(by Monisha Bansal, Feb. 5, 2008, CNSNews.com) – Even before the White House released the largest budget proposal in American history on Monday, critics took issue with spending cuts in domestic programs.

President George W. Bush sent his fiscal 2009 budget proposal to Congress, asking for $3.1 trillion. While the overall budget has grown, proposed discretionary spending has been cut for several agencies, including the Departments of Transportation, Justice and Labor.

“This is another budget where a lot of critical domestic needs are being sacrificed to cover the costs of the Iraq war,” said Scott Lilly, a senior fellow at the liberal Center for American Progress.

He told Cybercast News Service that nearly two-thirds of the budget is mandatory spending, with about $1 trillion in discretionary spending, and more than half of that goes to the Defense Department.

“I certainly wish that we were spending the money that we spend on defense in a wiser and more constructive manner than we are,” Lilly said. “Domestic discretionary spending – which is somewhere around 15 percent of the total federal budget — is everything that most people encounter as far as their government is concerned, and that is where most of the cutbacks have been proposed.”

He noted that spending to improve infrastructure and other domestic programs such as the National Park Service has been cut.

However, Brian Riedl, a senior budget analyst with the conservative Heritage Foundation, said the budget is “similar to last year’s budget proposal.”

“The president offers a 4.9 percent discretionary spending increase, which is generous given the large discretionary spending increases we’ve seen in previous years,” he told Cybercast News Service. “Overall, domestic discretionary spending would increase by one percent.”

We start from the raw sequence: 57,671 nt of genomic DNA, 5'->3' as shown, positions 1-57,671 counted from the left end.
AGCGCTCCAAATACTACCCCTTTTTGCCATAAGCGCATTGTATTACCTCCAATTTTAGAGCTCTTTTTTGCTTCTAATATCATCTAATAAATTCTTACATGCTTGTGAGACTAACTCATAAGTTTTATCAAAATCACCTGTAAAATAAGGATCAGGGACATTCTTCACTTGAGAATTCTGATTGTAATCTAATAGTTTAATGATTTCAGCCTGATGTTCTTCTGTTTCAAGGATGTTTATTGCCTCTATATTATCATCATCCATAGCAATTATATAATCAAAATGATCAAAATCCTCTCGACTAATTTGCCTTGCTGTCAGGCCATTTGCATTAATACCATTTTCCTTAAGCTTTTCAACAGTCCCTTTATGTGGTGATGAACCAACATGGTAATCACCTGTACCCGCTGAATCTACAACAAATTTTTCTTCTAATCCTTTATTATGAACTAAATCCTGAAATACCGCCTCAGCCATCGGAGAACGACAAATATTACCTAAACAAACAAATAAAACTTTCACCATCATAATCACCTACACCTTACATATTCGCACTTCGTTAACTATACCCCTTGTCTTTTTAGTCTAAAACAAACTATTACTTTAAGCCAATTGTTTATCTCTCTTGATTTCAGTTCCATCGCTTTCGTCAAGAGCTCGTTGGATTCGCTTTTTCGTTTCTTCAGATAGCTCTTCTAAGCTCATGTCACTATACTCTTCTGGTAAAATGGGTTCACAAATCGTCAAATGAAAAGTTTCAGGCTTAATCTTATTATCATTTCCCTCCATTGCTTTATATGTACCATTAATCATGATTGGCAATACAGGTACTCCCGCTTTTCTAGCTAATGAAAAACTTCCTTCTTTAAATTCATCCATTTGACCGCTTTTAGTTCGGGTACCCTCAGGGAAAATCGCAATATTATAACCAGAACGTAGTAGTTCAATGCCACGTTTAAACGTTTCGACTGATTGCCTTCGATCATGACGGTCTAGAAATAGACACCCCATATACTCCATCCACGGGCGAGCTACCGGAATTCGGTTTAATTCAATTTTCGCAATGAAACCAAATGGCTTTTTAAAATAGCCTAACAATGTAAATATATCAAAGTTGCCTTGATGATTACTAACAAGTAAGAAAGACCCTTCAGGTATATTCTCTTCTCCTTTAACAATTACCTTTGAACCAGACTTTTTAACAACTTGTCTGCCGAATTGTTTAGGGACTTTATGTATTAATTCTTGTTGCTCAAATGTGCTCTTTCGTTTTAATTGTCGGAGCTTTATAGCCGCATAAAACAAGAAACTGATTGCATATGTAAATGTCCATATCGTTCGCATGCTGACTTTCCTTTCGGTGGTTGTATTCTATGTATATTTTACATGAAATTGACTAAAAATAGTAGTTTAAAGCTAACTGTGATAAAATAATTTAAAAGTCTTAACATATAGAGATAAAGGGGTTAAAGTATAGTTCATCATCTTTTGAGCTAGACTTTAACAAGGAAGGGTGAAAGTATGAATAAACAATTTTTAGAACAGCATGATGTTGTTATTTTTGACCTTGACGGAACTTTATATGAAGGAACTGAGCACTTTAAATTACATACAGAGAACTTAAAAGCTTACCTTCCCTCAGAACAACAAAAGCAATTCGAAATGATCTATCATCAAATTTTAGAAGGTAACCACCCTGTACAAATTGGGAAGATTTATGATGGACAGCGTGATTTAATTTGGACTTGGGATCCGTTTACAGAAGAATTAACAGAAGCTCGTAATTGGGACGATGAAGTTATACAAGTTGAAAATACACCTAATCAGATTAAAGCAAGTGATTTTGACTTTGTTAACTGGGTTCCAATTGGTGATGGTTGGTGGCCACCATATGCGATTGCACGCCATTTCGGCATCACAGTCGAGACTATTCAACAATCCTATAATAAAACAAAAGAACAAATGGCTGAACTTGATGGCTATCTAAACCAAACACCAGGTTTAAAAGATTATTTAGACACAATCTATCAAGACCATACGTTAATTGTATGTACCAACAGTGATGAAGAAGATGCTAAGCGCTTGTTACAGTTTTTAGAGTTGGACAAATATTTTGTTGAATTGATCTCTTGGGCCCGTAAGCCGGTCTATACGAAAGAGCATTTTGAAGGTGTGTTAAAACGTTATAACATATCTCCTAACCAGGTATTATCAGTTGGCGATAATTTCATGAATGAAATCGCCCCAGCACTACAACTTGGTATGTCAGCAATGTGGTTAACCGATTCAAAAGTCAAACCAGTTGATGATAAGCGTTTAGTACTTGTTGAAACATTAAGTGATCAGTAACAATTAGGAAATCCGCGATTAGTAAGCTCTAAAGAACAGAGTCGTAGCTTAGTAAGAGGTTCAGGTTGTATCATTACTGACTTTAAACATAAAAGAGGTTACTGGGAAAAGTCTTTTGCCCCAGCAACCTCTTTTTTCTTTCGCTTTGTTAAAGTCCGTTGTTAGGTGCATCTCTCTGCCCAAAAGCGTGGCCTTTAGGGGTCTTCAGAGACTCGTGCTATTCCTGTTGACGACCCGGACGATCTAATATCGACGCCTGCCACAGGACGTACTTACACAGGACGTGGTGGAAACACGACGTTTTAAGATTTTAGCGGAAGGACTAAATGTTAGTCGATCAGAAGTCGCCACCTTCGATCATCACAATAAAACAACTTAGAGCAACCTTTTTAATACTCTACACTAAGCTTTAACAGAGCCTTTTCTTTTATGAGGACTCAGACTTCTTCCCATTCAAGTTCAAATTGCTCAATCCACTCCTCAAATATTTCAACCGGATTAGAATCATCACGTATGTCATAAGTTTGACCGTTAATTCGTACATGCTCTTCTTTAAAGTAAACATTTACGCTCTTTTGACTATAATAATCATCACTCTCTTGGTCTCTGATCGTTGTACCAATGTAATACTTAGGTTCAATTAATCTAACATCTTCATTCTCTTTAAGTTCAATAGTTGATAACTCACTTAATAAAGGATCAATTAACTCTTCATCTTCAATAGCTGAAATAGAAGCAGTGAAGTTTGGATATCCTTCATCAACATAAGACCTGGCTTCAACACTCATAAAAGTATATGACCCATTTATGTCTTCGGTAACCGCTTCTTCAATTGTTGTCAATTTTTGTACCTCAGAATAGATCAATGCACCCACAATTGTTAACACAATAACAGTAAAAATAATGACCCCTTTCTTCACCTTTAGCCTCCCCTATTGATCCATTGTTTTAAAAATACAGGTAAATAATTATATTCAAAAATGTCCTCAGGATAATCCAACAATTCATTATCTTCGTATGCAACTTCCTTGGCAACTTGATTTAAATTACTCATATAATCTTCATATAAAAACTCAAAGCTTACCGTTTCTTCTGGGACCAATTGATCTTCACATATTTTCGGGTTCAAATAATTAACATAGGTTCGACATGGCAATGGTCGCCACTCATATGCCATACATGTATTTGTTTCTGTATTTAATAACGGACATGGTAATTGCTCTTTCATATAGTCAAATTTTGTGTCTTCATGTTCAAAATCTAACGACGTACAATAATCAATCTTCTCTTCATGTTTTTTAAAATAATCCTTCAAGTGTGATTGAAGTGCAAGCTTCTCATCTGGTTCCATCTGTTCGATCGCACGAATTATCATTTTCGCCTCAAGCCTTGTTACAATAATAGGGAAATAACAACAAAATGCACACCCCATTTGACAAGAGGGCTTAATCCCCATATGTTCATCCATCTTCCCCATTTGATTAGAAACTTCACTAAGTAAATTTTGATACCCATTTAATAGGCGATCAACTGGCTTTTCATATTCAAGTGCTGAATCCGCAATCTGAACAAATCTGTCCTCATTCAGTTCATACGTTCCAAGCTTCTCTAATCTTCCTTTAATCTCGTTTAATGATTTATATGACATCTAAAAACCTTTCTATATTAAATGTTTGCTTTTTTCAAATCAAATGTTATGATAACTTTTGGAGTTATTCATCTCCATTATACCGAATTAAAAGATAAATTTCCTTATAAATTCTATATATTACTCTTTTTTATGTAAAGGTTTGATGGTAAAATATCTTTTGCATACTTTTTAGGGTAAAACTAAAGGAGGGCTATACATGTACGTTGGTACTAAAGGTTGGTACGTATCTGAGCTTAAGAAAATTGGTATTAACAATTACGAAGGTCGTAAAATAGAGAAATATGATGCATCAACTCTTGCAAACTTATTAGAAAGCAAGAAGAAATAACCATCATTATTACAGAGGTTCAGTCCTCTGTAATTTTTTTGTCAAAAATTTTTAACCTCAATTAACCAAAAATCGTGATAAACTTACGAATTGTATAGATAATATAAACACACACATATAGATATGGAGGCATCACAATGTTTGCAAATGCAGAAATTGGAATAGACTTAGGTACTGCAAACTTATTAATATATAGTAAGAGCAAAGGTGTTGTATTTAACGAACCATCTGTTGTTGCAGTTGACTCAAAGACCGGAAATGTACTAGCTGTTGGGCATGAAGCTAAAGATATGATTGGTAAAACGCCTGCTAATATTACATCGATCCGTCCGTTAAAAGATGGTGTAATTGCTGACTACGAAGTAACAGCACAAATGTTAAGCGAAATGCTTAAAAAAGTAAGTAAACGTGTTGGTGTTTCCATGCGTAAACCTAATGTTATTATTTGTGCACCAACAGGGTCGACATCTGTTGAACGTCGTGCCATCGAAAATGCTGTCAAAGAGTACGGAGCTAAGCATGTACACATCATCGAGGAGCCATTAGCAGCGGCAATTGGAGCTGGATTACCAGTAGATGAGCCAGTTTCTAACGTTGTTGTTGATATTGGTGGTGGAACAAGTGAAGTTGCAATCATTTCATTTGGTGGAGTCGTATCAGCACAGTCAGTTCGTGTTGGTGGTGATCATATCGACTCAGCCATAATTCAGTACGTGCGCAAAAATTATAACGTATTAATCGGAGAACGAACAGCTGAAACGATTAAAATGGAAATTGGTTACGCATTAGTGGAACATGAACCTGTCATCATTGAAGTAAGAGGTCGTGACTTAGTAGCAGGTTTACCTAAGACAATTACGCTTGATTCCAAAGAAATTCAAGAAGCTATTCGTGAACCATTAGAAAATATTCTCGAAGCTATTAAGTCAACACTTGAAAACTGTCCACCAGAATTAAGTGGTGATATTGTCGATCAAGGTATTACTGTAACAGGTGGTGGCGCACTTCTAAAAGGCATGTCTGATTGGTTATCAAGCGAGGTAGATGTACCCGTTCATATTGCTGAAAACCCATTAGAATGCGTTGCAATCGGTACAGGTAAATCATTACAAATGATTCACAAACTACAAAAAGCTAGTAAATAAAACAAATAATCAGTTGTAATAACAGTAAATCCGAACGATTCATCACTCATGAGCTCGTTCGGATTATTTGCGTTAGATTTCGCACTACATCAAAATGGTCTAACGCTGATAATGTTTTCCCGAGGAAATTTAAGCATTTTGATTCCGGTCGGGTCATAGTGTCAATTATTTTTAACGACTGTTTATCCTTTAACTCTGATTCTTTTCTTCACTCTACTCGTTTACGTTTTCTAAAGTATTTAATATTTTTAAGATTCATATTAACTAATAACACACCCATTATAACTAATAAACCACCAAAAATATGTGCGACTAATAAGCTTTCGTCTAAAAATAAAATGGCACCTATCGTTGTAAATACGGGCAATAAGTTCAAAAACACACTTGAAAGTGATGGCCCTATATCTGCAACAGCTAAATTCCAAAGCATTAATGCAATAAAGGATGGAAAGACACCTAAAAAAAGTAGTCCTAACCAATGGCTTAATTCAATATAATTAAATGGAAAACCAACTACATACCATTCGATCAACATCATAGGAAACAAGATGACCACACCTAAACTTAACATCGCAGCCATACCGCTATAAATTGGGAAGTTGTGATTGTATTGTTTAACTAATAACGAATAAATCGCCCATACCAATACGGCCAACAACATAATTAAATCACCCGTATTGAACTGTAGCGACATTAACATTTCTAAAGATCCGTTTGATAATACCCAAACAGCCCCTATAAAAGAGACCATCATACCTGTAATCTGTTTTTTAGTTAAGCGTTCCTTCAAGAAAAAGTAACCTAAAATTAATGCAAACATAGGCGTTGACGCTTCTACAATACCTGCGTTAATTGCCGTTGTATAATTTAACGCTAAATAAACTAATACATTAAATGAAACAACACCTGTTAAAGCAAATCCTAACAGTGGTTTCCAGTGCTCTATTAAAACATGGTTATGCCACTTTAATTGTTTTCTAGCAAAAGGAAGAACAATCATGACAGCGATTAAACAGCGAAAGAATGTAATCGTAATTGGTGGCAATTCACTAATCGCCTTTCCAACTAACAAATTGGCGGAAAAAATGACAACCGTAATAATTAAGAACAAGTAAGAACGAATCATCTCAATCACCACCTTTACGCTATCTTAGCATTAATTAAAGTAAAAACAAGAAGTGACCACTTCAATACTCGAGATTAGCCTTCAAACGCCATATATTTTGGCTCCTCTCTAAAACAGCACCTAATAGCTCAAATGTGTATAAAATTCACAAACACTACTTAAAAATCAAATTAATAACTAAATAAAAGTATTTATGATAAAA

Riedl added that “non-defense discretionary spending has grown 55 percent under President Bush.” According to the Office of Management and Budget’s historical data, spending has increased in every category from fiscal year 2001 to fiscal year 2009.

“These programs can afford to go a year without another large budget increase,” Riedl said. “Education spending has grown 10 percent annually under President Bush. Anti-poverty spending now tops three percent of GDP for the first time in American history. Since 2001, education, health and anti-poverty spending have seen record increases.”

Dan Mitchell, a senior fellow at the libertarian Cato Institute, agreed that domestic spending has expanded under Bush, whether measured in real dollars or as a share of Gross Domestic Product.

“Bush is not sincere about cutting domestic programs,” Mitchell told Cybercast News Service. “We desperately need to rein in the growing burden of government. We should be abolishing departments, such as Education, that Bush has radically expanded.”

Lilly, noted that the actual spending may change as Congress reviews the budget. “There was a huge fight last year, and Congress said you have to spend about $20 billion more than what has been requested for these domestic programs if you want to keep things headed in the right direction.”

With this being Bush’s final budget, Congress could also delay passing the budget until after a new administration takes office next year.